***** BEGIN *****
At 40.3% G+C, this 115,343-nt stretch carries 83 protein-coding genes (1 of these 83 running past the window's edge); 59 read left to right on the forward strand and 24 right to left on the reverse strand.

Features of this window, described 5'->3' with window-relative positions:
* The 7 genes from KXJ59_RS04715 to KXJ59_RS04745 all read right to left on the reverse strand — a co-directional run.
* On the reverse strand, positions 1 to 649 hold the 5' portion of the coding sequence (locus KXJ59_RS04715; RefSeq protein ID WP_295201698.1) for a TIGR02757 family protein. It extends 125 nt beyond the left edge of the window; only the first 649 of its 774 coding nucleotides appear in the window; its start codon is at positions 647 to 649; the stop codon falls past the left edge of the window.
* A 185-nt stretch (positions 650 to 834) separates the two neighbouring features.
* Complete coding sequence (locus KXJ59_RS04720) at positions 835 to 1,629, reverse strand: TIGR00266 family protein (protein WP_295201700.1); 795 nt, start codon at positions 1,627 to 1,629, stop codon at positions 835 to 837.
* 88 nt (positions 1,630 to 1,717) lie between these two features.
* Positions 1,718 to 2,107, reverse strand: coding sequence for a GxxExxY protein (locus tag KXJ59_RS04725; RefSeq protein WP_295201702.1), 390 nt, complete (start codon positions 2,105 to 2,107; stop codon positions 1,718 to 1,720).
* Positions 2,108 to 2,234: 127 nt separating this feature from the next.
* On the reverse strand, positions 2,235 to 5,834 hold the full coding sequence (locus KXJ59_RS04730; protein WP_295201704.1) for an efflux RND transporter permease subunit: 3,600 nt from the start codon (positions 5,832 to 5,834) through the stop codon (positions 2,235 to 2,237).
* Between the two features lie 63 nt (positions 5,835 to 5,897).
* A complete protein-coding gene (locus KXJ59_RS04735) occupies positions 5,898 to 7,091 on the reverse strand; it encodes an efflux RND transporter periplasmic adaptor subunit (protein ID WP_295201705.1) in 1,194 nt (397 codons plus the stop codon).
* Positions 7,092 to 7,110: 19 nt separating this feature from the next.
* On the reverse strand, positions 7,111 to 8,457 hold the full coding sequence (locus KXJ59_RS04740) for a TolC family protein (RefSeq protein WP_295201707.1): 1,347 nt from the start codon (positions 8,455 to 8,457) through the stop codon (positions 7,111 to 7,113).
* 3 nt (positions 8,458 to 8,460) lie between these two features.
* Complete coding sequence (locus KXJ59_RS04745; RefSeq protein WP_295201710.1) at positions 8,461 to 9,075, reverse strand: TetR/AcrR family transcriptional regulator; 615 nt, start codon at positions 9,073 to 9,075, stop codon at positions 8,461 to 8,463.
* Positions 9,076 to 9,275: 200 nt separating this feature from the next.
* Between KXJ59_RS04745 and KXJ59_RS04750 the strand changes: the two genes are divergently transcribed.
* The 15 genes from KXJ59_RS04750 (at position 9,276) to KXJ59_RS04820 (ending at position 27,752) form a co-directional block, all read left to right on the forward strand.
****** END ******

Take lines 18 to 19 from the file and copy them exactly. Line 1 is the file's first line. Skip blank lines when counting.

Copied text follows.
* Between KXJ59_RS04745 and KXJ59_RS04750 the strand changes: the two genes are divergently transcribed.
* The 15 genes from KXJ59_RS04750 (at position 9,276) to KXJ59_RS04820 (ending at position 27,752) form a co-directional block, all read left to right on the forward strand.